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Wyoming Gov. Mark Gordon speaks during a coronavirus update press conference Friday, April 3, 2020, inside the Capitol in Cheyenne. Gordon, who was joined by Wyoming State Department of Health Epidemiologist and State Health Officer Dr. Alexia Harrist, Office of Homeland Security Director Lynn Budd and Wyoming Superintendent of Public Instruction Jillian Balow, spoke about the personal responsibility Wyomingites must take to combat the coronavirus and answered questions from the media. Michael Cummo/Wyoming Tribune Eagle

CHEYENNE – Gov. Mark Gordon has extended his closure orders until April 30 to help slow the spread of COVID-19 amid the pandemic.

His previous order was set to expire on April 17, and his new order now mirrors that of the federal recommendations set forth by President Donald Trump. The decision to extend the order in Wyoming was made in conjunction with State Health Officer and Epidemiologist Dr. Alexia Harrist.

The orders include closing public places, including schools, bars, restaurants and more, plus banning gatherings of 10 or more people.

State Superintendent of Public Instruction Jillian Balow said all school districts in the state have an adapted learning plan for students, and she had personally read every plan and communicated with every superintendent.

She said each plan is unique and won’t feel like “normal school.” She added that her continued guidance is to prioritize public and personal health.

Restaurants can keep providing delivery service, but now all takeout services are required to be curbside. Customers won’t be allowed to enter restaurants anymore, Gordon said.

People coming to Wyoming from out of state are being asked to self-quarantine for 14 days. If the person is going to be in Wyoming for fewer than 14 days, then they must self-quarantine for the entire visit. This directive is supposed to discourage people from coming to Wyoming during the pandemic.

Gordon reiterated that the purpose of these orders is to save lives, help slow the spread of the novel coronavirus and protect the health care system from being overwhelmed.

“Let me say it again: Stay home. Practice extra hygiene. Practice social distancing by maintaining at least six feet between yourselves. Don't mob stores, or allow your kids to gather up for playdates,” Gordon said.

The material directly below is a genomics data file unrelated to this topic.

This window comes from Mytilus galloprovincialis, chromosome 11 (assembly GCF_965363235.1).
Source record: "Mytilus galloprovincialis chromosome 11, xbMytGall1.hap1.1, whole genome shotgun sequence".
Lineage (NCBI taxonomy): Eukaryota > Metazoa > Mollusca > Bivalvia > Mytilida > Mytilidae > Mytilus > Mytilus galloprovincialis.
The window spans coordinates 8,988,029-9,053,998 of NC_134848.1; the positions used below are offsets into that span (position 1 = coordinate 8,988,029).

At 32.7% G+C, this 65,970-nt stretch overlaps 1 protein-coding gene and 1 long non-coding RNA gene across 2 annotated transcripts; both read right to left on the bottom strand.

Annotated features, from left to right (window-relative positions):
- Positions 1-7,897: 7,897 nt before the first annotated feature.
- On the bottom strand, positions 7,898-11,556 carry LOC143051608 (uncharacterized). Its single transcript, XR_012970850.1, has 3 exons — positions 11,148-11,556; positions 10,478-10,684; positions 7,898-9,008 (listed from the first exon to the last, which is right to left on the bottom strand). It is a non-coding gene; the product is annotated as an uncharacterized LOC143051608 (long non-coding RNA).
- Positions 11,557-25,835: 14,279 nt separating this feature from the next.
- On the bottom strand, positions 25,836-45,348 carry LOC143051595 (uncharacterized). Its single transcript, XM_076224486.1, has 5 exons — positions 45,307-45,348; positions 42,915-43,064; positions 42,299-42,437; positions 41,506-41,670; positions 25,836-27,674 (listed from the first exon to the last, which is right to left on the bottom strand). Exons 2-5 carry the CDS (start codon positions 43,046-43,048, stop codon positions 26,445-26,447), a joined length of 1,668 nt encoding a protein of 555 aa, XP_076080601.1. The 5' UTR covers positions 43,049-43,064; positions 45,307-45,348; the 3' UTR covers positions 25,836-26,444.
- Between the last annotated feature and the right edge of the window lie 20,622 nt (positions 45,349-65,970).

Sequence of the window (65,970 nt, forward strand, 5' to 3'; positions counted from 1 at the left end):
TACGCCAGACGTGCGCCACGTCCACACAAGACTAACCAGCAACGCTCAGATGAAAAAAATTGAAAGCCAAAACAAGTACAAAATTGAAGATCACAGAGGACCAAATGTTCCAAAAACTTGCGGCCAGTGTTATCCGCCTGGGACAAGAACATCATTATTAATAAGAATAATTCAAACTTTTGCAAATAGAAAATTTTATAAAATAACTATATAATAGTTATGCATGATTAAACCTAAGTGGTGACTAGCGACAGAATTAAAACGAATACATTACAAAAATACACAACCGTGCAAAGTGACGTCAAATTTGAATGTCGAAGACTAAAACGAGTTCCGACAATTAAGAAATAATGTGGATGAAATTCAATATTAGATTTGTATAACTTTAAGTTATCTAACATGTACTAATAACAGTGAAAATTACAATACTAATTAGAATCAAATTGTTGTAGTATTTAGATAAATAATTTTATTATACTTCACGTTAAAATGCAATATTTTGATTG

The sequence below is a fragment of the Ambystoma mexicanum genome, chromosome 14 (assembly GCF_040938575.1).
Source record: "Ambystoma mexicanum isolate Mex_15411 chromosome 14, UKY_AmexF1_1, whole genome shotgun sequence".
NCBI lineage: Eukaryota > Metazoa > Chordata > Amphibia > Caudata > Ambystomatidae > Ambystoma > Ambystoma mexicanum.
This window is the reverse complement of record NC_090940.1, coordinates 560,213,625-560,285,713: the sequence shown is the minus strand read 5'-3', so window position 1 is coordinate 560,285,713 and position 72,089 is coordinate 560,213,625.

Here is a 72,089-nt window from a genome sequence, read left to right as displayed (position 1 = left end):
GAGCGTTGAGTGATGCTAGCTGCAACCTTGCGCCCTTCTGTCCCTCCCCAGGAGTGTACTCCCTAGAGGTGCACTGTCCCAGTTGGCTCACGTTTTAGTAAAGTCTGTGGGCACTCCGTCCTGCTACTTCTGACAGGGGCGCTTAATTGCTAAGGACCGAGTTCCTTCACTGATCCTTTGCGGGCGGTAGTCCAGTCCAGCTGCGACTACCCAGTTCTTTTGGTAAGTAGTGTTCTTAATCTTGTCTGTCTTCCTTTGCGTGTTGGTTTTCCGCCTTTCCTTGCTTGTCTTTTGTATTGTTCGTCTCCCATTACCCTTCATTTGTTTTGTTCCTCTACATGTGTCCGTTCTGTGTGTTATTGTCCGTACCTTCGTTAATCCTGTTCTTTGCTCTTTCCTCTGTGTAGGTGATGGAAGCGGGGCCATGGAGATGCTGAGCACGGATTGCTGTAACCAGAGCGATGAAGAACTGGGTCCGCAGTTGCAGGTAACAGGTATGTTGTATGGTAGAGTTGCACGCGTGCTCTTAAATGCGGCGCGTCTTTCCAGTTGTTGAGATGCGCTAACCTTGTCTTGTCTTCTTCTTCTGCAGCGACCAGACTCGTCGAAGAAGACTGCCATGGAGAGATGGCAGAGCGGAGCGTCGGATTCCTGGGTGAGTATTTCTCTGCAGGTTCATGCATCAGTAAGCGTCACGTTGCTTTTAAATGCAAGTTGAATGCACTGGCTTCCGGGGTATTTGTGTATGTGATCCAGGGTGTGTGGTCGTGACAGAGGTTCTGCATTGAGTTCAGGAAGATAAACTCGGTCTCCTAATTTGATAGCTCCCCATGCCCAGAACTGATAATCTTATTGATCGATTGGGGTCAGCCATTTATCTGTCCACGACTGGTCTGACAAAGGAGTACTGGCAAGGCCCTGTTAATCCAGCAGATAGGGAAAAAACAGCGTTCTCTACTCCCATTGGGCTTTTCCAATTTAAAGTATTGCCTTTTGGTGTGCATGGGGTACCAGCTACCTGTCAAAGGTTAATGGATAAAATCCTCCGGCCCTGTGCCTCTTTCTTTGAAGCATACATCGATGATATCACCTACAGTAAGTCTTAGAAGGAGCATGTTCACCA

Gordon said staying home, washing hands, maintaining social distancing and not going to the store unless people have to – all orders he has already issued – is practically a stay-at-home order.

During his 3 p.m. Friday press conference, Gordon threw papers on the table in front of his podium that listed the exemptions to stay-at-home orders that other states have done, such as Colorado.

“If you're waiting for me to issue a shelter-in-place order ... when you have Dr. (Keith) Wheeler, Dr. (Mark) Dowell telling you that you should stay home, and I'm telling you to stay home, what are you waiting for? Are you waiting for, ‘mother may I?’ or are you taking care of yourself and practicing the common sense that we expect?”

Gordon said the decision to extend his orders wasn’t easy, and he hears every day about people losing their homes and who are out of work. But he said extending his orders is the right decision to protect public health.

He said the number of COVID-19 cases will continue to increase throughout the month. Presently, Wyomingites must focus on improving compliance and adherence to the orders, Gordon said.

By doing this, the lives of children, grandparents, health care workers and citizens stay protected. He said issuing a statewide order with large exemptions won’t provide additional public health protections.

At the press conference, Gordon also expressed frustration that the federal government was stepping in and canceling Wyoming’s orders for personal protective equipment, which is contributing to the shortage of these supplies in Wyoming.

Gordon said most of the orders Wyoming has placed have been redirected to areas in the east, such as New York and Louisiana.

“It is very frustrating, extremely frustrating when we have orders that are supposed to be on their way and we find that FEMA, the agency that's supposed to help us, has preempted that order,” he said. “When you're doing this, Mr. President, please remember that you have the opportunity to be able to deliver some of that to Wyoming, to Montana, to North and South Dakota, so that we can get ahead of this. And we aren't playing catchup like the rest of the country.”

Lynn Budd, Wyoming Office of Homeland Security director, said she also finds these actions by the federal government disturbing. She said the office is doing everything it can to try to find innovative solutions, including potentially ordering supplies directly from China.

Isabella Alves is the Wyoming Tribune Eagle’s criminal justice reporter. She can be reached at ialves@wyomingnews.com or 307-633-3128. Follow her on Twitter at @IsabellaAlves96.

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